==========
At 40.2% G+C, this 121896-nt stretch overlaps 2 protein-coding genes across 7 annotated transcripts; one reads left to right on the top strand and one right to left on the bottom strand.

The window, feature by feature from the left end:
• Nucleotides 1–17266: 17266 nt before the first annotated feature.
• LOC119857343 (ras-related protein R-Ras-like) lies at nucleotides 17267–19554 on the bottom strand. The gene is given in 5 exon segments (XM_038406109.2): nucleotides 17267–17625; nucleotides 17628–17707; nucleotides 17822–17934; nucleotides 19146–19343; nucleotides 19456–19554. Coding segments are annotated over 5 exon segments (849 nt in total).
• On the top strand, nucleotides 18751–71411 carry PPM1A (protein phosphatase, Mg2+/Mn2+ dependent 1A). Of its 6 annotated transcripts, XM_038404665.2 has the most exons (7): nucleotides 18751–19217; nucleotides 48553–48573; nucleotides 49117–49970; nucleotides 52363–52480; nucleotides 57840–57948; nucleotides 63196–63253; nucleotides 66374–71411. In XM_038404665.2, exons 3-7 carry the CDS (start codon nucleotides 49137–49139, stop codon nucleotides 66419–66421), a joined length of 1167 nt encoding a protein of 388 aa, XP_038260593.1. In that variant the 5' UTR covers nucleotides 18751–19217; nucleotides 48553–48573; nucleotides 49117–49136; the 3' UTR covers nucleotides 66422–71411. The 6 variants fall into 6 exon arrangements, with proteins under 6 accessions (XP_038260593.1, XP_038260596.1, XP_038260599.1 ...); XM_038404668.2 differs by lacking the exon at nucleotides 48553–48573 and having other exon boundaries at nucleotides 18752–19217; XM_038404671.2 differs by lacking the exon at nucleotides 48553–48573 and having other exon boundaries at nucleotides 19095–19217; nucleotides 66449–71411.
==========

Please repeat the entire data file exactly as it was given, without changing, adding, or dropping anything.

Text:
At 40.2% G+C, this 121896-nt stretch overlaps 2 protein-coding genes across 7 annotated transcripts; one reads left to right on the top strand and one right to left on the bottom strand.

The window, feature by feature from the left end:
• Nucleotides 1–17266: 17266 nt before the first annotated feature.
• LOC119857343 (ras-related protein R-Ras-like) lies at nucleotides 17267–19554 on the bottom strand. The gene is given in 5 exon segments (XM_038406109.2): nucleotides 17267–17625; nucleotides 17628–17707; nucleotides 17822–17934; nucleotides 19146–19343; nucleotides 19456–19554. Coding segments are annotated over 5 exon segments (849 nt in total).
• On the top strand, nucleotides 18751–71411 carry PPM1A (protein phosphatase, Mg2+/Mn2+ dependent 1A). Of its 6 annotated transcripts, XM_038404665.2 has the most exons (7): nucleotides 18751–19217; nucleotides 48553–48573; nucleotides 49117–49970; nucleotides 52363–52480; nucleotides 57840–57948; nucleotides 63196–63253; nucleotides 66374–71411. In XM_038404665.2, exons 3-7 carry the CDS (start codon nucleotides 49137–49139, stop codon nucleotides 66419–66421), a joined length of 1167 nt encoding a protein of 388 aa, XP_038260593.1. In that variant the 5' UTR covers nucleotides 18751–19217; nucleotides 48553–48573; nucleotides 49117–49136; the 3' UTR covers nucleotides 66422–71411. The 6 variants fall into 6 exon arrangements, with proteins under 6 accessions (XP_038260593.1, XP_038260596.1, XP_038260599.1 ...); XM_038404668.2 differs by lacking the exon at nucleotides 48553–48573 and having other exon boundaries at nucleotides 18752–19217; XM_038404671.2 differs by lacking the exon at nucleotides 48553–48573 and having other exon boundaries at nucleotides 19095–19217; nucleotides 66449–71411.